ICN Will Try to Recoup Bonuses
ICN Pharmaceuticals Inc. paid its founder and former Chief Executive Milan Panic a lot of money last year, and now the company wants some of it back.
At ICN’s annual meeting in Costa Mesa on Thursday, Chairman Robert W. O’Leary, Panic’s successor, said the company planned to reclaim the $47.8 million that Panic and other former officers were paid as bonuses for completing a spinoff.
Panic collected $33 million for selling 20% of Ribapharm Inc., an ICN subsidiary, in a public offering a year ago, while former President Adam Jerney got $3 million and former Executive Vice President Alan Charles netted $500,000, ICN said.
Panic was in Athens on Thursday at the World Economic Forum Conference and couldn’t be reached for comment. In an interview with The Times earlier this month, he defended the bonus, noting that ICN made a $250-million profit on the stock sale.
Graef Crystal, an executive compensation analyst, said that maximizing shareholder value and reaping profit for the company is part of any chief executive’s job, and that Panic should not have received such a large bonus for the Ribapharm transaction.
Last year, an ICN shareholder sued Panic and other former company executives in Delaware Chancery Court over the Ribapharm bonus.
O’Leary said in an interview Thursday that it was rare for a company “to pick up one of these shareholder lawsuits and run with it, but we were persuaded that this was the correct course of action.” ICN will try to recoup the bonuses paid to Panic and his executive team either through a settlement or in court, O’Leary said.
Pierce O’Donnell, an attorney representing Panic and Jerney, said, “The lawsuit was frivolous when it was filed by the shareholder, and it is still frivolous.”
Panic resigned under pressure from ICN in June.
ICN had originally planned to spin off the 80% of Ribapharm it still owns, but that plan was put on hold after O’Leary replaced Panic.
Ribapharm’s main product is ribavirin, an antiviral drug used to treat patients with the potentially fatal hepatitis C.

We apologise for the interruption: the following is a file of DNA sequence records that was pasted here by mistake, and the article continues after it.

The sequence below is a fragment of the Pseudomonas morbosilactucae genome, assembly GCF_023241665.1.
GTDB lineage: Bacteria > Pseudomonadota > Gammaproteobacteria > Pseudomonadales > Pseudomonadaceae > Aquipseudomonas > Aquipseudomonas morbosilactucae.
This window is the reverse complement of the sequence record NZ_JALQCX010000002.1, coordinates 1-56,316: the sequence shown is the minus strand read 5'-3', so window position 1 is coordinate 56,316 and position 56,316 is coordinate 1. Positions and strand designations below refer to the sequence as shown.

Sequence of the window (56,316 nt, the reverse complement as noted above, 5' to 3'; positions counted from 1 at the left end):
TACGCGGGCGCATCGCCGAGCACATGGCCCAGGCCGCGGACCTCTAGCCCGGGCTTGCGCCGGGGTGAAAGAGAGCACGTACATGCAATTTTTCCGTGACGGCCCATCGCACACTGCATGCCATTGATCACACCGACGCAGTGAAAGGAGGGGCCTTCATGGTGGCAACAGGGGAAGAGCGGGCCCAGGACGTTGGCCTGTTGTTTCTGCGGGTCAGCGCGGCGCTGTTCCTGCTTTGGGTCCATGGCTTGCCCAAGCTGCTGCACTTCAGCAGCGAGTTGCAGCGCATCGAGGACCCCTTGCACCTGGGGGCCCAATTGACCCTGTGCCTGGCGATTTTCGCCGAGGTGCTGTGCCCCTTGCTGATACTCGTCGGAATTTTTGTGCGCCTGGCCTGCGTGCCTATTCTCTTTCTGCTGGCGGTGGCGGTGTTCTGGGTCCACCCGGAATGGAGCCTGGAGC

ICN and Ribapharm rely heavily on royalties from the sale of ribavirin, which is sold by Schering-Plough Corp.
Indeed, some analysts have said the drug was the primary reason ICN lately has made money from its operations.
Last winter, ICN and Ribapharm became locked in a bitter feud.
Ribapharm’s management sued ICN, protesting the delay of the proposed spinoff, while ICN countered that Ribapharm’s officers and board had mismanaged the firm.
In January, Ribapharm’s top executives resigned, and ICN since has installed new management.
ICN disclosed in a government filing in April that Panic collected about $27 million in payments and other benefits when he left the company. About $22 million of that was from the accelerated vesting of restricted stock and stock-option awards to Panic, the company said. He also received $500,000 for a partial year’s salary and a $4.5-million cash severance.
Panic, 72, is a native of Serbia and briefly served as prime minister of Yugoslavia.
He founded ICN in 1959 with a $200 investment after fleeing what was then Communist Yugoslavia.
During a four-decade-long business career in the U.S., he fought frequent battles with both federal drug and securities regulators.
In 1998, the Securities and Exchange Commission sought to oust Panic in connection with alleged trading violations involving ICN stock. The Food and Drug Administration recently reprimanded ICN and other pharmaceutical companies for misleading consumers and doctors in promoting their drugs.
In December, ICN said it would plead guilty to securities fraud for misleading investors about ribavirin, and agreed to pay a $5.6-million fine.
ICN’s stock closed Thursday at $12.06, up 26 cents, on the New York Stock Exchange.